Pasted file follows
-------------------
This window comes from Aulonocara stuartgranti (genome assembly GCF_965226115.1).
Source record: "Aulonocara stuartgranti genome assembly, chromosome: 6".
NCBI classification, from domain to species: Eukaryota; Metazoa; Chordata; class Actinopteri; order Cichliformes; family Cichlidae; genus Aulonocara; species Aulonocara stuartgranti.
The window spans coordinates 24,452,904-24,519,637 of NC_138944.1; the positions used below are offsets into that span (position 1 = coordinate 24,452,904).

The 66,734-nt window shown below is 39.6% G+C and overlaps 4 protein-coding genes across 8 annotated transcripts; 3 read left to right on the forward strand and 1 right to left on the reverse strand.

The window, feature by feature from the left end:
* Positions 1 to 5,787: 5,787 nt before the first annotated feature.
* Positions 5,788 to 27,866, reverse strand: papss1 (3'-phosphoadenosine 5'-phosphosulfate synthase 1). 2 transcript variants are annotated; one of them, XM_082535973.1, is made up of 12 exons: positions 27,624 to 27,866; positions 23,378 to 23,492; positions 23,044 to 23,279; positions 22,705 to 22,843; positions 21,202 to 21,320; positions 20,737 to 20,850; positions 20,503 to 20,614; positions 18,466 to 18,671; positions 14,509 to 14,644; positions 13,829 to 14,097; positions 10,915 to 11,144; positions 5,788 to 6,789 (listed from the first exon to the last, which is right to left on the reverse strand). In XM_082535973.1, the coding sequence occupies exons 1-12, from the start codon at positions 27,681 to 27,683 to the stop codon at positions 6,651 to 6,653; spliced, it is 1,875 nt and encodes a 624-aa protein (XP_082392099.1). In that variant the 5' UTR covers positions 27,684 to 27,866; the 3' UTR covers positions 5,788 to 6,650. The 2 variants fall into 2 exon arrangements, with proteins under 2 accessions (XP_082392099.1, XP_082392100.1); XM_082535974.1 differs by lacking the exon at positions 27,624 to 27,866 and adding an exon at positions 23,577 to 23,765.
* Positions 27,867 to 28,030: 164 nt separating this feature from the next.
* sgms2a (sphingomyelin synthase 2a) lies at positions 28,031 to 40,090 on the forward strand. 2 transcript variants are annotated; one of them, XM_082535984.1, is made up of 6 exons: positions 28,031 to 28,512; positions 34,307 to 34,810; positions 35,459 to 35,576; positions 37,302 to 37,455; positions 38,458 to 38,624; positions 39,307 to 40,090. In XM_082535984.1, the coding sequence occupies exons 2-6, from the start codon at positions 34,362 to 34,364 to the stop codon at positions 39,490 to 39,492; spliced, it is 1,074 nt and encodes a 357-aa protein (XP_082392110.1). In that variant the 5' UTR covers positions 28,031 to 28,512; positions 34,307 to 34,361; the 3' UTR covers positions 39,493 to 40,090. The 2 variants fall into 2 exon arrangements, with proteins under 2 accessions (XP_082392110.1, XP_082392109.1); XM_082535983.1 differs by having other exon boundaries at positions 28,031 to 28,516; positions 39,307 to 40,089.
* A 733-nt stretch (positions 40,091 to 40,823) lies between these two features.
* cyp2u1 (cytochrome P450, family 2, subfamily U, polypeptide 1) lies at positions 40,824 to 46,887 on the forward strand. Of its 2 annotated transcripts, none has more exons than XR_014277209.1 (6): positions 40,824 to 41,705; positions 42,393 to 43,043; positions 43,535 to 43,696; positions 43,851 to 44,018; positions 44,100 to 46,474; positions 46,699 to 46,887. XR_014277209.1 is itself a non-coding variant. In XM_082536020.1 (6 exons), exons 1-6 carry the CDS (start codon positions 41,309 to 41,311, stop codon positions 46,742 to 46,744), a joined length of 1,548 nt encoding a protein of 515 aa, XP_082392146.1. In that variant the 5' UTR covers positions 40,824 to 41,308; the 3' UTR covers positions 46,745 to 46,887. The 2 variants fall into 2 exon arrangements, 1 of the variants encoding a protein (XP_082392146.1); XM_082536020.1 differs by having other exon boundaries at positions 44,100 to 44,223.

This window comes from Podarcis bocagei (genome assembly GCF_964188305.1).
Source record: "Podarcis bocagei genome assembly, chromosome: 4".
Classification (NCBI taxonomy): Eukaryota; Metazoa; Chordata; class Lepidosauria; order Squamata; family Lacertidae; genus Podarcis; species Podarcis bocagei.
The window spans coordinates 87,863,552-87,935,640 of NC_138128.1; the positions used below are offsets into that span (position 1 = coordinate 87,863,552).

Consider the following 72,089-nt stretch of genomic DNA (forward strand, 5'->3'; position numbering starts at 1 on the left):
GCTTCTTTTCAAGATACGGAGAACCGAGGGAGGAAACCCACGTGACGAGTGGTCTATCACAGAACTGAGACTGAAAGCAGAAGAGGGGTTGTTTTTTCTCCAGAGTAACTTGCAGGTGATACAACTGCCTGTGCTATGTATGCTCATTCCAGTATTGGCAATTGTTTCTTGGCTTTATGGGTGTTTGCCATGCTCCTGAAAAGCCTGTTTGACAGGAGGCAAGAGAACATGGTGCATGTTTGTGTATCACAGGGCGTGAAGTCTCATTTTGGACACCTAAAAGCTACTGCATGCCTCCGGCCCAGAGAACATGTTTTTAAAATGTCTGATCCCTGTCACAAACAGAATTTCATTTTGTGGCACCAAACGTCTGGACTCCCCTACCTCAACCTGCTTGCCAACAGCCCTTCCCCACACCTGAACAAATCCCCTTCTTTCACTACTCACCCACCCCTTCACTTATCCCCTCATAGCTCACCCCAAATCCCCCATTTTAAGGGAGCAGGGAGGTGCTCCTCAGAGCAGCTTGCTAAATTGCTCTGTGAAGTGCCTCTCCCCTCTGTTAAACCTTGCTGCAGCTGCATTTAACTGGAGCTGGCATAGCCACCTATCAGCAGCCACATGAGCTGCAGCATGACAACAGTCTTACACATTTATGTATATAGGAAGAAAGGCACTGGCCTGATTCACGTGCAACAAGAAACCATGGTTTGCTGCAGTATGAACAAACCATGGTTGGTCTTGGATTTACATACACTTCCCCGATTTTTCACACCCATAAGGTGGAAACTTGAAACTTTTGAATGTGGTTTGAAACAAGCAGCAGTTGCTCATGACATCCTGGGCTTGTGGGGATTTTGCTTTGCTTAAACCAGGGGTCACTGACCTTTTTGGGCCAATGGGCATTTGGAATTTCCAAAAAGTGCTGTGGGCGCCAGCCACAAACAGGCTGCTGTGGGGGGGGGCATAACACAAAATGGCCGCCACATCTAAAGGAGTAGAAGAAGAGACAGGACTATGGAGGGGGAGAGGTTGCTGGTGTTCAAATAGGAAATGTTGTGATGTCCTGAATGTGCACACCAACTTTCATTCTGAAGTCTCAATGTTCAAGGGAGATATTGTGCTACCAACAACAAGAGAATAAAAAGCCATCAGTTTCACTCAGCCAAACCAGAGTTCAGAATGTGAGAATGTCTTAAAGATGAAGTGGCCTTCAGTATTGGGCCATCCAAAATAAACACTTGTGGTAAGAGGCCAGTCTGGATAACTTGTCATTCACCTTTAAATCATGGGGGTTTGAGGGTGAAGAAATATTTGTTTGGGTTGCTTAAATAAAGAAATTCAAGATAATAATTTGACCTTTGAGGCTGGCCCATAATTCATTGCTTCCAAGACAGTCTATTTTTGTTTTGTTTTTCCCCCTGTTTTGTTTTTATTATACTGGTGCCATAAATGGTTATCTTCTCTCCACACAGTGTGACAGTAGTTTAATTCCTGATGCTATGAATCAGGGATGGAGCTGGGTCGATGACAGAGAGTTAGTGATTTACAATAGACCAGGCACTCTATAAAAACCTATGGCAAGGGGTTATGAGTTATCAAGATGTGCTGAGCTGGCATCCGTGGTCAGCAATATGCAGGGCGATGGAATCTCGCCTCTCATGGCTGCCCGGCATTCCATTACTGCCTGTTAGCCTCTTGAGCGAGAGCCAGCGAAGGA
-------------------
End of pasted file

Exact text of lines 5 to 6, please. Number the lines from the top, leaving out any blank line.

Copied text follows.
The 66,734-nt window shown below is 39.6% G+C and overlaps 4 protein-coding genes across 8 annotated transcripts; 3 read left to right on the forward strand and 1 right to left on the reverse strand.

The window, feature by feature from the left end: